The osteopath can treat people of all ages, from infants to the elderly, including pregnant women.
Osteopathic treatment can also be delivered as an early intervention or preventative measure. Due to its capacity to rebalance the body systems, it is particularly suitable for the prevention of ailments.
History of osteopathy
The precursor of osteopathy was the American doctor Andrew Taylor Still (1828-1917). At the end of the Civil War there was an epidemic of meningitis in which three of his sons died. Dr. Still was not very happy with the medical practices in use and began to investigate other forms of treatment in accordance with the laws of nature.
In 1874 he explained the osteopathic concept. He said that the structure dominates the function and therefore the bone structure should be corrected to achieve an improvement in organic function.
In 1892 he founded the first school of Osteopathy: the American School of Osteopathy in Kirksville.
Soon the Scottish doctor J.M. Littlejohn (1865-1947) joined the school, and in a short period of time a difference in approach appeared: while Dr. Still emphasized the importance of the structure, Dr. Littlejohn defended the importance of physiology.
Soon they went their separate paths. Littlejohn founded the Chicago College of Osteopathic Medicine, which became one of the most important schools in the U.S.A., and later, in1917, established in London’s the first school of osteopathy in Europe: the British School of Osteopathy.
A third important person is William Garner Sutherland (1873-1954). He was both Still’s and Littlejohn’s student. His studies were based on the mobility of the bones of the skull, and led to what is today known as cranial osteopathy.
In 1950 Paul Gény founded the French School of Osteopathy, and thereafter schools were opened throughout Europe.
Despite all these efforts for further consolidation of osteopathy, the osteopathic profession did not obtain legal recognition and regulation until well into the 20th century.
In 1992 the regulation of the European Register of Osteopaths was created, today known as European Federation of Osteopaths (EFO).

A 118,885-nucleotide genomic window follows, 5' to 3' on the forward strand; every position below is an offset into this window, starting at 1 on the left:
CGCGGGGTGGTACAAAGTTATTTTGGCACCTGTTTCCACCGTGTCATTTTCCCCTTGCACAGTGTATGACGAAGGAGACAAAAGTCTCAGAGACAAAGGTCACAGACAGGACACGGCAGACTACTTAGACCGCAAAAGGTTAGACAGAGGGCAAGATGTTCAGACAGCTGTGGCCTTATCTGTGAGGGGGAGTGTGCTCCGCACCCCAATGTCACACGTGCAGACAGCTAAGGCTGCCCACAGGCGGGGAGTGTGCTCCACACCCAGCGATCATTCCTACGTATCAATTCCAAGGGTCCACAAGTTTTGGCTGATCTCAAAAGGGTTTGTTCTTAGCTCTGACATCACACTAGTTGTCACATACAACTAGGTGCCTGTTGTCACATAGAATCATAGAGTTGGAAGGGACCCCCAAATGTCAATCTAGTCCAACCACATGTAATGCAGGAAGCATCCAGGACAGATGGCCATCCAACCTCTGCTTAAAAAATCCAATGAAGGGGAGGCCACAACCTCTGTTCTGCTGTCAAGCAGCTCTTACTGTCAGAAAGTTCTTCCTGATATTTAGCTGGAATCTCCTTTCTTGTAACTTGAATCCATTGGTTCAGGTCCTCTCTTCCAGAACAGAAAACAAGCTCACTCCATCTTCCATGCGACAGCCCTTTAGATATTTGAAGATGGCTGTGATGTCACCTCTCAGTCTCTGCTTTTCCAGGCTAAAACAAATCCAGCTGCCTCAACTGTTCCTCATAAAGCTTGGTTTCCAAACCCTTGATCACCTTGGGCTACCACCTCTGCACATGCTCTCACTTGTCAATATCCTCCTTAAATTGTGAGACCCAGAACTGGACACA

In 1993, in the UK, osteopathy was recognized as an independent profession. But it was not until 2000 when the full legalization of osteopathic practice took place.
In 1997 the European Parliament votes the resolution Paul Lannoye on Non-Conventional Medicines, which include Osteopathy, and urges State Members of the EU to its recognition(Resolution LANNOYE/COLLINS1997).As a result of that the Osteopathic European Academic Network (OSEAN) was created, which aims to promote cooperation in the osteopathic training and develop a European unified curriculum. The Forum for the regulation of Osteopathy in Europe (FORE) was also created, which seeks a unification of criteria at European level in terms of osteopathy. To that end the FORE and EFO have asked the Centre for Teachings Standardization (CEN) to create a document establishing training standards for osteopaths. This document is pending approval in 2015.
The document “Strategy of the World Health Organization (WHO) Traditional Medicine2002-2005” recommends the use, promotion and development of Osteopathy in States Members of the EU.
Currently, some European countries such as the United Kingdom, Belgium, France and Portugal, as recommended by WHO and the EU have recognized osteopathy as an independent health profession; however, in Spain it is not yet regulated. We hope that with our work it may become a reality in the near future.